United States v. Springer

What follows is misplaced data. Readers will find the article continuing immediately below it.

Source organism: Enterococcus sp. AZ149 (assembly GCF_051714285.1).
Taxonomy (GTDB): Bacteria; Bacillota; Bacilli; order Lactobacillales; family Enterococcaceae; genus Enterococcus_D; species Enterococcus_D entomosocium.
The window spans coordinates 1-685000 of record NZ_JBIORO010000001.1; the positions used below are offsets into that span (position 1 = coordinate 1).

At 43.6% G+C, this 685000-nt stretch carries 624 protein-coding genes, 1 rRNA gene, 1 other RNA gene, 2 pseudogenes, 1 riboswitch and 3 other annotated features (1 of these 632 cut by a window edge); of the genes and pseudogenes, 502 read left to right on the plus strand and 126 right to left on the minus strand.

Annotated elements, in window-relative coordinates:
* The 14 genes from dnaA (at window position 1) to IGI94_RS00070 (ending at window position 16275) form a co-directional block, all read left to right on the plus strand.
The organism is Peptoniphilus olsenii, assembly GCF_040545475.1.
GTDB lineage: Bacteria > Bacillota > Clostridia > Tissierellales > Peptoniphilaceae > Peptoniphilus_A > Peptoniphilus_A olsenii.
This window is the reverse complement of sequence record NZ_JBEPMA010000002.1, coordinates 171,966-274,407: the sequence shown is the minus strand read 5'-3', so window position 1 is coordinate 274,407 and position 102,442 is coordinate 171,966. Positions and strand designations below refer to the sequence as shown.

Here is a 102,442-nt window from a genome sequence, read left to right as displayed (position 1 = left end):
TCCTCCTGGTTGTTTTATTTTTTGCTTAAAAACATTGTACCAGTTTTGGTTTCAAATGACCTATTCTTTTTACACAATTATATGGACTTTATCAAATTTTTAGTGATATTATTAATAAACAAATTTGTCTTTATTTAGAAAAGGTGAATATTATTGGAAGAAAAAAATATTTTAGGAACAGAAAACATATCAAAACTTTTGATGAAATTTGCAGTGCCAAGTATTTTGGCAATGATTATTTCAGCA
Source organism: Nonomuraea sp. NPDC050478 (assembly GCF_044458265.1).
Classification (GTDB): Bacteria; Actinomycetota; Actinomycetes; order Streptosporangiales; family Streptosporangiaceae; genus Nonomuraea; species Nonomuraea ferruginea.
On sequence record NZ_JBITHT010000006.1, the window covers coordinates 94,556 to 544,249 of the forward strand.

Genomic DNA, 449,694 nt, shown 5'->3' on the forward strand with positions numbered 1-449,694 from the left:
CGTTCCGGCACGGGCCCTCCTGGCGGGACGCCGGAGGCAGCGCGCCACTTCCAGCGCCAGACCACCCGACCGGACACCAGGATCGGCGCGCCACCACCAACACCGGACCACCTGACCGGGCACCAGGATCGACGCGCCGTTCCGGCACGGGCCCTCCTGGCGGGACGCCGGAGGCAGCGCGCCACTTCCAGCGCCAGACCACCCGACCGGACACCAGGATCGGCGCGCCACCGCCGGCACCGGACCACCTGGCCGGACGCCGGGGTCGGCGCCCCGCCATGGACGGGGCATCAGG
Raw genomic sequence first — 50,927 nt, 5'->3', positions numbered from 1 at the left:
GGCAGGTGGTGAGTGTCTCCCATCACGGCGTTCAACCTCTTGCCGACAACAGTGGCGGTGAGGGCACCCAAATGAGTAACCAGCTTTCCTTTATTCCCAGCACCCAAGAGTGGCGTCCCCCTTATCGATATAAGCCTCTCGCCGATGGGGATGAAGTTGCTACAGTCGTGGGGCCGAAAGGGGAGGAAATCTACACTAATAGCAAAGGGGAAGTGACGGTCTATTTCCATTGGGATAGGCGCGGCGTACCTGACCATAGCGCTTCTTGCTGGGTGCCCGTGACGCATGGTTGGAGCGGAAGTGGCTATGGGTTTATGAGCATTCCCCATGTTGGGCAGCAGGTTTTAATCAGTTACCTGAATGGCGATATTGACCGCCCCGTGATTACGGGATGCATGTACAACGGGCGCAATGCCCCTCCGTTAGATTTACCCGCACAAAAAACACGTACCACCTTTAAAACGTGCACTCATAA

The Eighth Circuit affirmed Defendants Springer and Makohoniuk's convictions for bank fraud. The court held that there was sufficient evidence to demonstrate that defendants intended to cause a financial loss and that their scheme subjected the financial institutions to a risk of loss; the jury instructions did not put defendants at risk of being convicted of bank fraud based on trivial irrelevancies where the "materiality" qualification obviates any fear that the instructions could allow the jury to convict defendants for harmless misrepresentations; the jury had ample evidence to find materiality; the indictment fully and fairly apprised defendants of the charges they must meet at trial; submission of an aiding and abetting instruction was not error; the government did not violate Federal Rule of Evidence 404(b) by admitting evidence of the underlying scheme; the jury had sufficient evidence to conclude that the HUD-1s were false; the district court did not err by sua sponte severing Makohoniuk's trial from Springer's; and Makohoniuk knowingly waived his right to testify at trial. View "United States v. Springer" on Justia Law